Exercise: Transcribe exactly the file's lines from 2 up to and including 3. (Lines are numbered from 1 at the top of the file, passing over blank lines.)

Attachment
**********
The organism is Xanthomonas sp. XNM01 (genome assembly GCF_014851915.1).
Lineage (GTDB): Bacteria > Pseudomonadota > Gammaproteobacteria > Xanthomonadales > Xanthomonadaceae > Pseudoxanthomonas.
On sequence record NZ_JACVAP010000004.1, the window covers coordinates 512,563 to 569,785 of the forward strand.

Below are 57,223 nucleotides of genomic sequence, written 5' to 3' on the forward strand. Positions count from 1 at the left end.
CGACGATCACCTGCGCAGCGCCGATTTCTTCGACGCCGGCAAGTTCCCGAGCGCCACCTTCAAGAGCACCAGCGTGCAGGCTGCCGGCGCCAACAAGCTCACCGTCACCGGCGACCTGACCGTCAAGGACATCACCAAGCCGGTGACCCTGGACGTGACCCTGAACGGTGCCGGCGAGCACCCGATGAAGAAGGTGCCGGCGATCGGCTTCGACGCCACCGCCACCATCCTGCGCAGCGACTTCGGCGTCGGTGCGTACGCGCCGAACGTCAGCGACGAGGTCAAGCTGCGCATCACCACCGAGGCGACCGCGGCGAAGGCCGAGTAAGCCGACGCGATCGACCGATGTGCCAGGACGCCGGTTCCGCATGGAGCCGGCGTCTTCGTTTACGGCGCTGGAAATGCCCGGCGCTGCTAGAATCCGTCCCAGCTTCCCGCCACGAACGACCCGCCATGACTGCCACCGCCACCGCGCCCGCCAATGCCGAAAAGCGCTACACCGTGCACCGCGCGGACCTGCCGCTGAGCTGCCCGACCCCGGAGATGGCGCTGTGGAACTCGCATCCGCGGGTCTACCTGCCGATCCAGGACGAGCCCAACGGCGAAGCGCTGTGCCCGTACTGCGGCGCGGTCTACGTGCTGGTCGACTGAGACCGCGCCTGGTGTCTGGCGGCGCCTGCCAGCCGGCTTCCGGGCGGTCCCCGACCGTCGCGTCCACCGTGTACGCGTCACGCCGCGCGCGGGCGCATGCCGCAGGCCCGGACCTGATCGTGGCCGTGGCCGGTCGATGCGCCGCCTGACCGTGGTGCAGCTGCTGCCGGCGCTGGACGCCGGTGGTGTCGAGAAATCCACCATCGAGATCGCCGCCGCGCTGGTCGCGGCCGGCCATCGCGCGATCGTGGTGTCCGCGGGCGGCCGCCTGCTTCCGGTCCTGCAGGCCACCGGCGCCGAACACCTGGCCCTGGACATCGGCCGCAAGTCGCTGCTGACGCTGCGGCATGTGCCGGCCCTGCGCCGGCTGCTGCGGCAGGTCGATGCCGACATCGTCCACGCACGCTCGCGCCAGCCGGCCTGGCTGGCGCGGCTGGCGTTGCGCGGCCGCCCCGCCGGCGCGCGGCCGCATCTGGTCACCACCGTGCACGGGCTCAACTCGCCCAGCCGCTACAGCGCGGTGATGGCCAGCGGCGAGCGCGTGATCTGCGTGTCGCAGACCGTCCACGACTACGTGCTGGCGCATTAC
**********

Lineage (GTDB): Bacteria > Pseudomonadota > Gammaproteobacteria > Xanthomonadales > Xanthomonadaceae > Pseudoxanthomonas.
On sequence record NZ_JACVAP010000004.1, the window covers coordinates 512,563 to 569,785 of the forward strand.